It had hoped to raise up to €9.5bn (£8.3bn) and help convince markets its public finances are in order.
What would have been Spain’s biggest-ever initial public offering had met with fierce resistance from the People’s Party, which opinion polls give a commanding lead ahead of parliamentary elections in November.
Spain set up a company called SEVALAE in December 2010 with a view to privatising a 30 per cent stake in Loterias y Apuestas del Estado.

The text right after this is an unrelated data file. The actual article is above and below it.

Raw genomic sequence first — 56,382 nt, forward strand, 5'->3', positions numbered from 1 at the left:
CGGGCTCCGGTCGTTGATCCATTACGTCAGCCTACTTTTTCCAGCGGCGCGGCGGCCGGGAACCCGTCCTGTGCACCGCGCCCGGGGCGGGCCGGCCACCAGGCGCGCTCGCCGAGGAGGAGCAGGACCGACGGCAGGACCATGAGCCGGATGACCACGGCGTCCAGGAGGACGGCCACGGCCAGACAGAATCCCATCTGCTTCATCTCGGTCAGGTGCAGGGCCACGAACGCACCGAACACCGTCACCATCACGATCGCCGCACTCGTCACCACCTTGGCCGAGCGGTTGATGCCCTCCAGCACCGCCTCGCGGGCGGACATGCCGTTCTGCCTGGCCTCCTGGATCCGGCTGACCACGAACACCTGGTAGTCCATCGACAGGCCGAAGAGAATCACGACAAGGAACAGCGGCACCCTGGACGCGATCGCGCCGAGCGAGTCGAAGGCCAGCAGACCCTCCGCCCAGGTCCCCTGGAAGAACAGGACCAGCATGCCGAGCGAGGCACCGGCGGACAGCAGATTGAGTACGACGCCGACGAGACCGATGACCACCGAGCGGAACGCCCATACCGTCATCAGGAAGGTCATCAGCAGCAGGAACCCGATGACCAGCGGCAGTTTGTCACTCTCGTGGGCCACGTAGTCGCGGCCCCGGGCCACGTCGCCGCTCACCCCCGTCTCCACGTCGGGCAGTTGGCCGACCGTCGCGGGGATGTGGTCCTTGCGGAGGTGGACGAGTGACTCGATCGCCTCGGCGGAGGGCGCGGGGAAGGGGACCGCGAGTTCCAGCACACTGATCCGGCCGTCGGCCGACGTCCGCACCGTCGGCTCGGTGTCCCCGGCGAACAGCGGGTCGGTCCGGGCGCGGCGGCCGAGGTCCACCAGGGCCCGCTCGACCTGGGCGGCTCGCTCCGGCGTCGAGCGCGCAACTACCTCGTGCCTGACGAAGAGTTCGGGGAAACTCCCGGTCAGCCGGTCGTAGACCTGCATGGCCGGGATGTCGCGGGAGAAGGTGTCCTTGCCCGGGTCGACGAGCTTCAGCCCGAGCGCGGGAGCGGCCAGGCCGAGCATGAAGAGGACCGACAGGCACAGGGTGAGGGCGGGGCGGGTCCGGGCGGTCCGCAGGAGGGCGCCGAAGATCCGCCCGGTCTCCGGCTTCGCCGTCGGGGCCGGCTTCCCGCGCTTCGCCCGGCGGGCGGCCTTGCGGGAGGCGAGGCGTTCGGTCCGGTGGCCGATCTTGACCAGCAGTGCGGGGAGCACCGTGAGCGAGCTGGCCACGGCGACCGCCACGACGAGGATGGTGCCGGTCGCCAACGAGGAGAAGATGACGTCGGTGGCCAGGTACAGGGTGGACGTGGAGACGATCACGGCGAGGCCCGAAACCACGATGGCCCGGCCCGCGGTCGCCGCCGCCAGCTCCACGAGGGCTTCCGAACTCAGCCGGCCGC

“At this time, the situation in the capital markets is different to what it was then, and SEVALAE, with due assessment, considers conditions do not exist to guarantee proceeds reflecting the value of Loterias,” a ministry statement said.
Spain’s securities regulator had been expected to publish a prospectus for the IPO this week after the Spanish Cabinet approved the sale on Friday and kicked off the sale on 19 September.
Spain’s economic ministry said the banks advising it on the deal were warning the deal could fetch less than Loterias’ €20.8bn book value.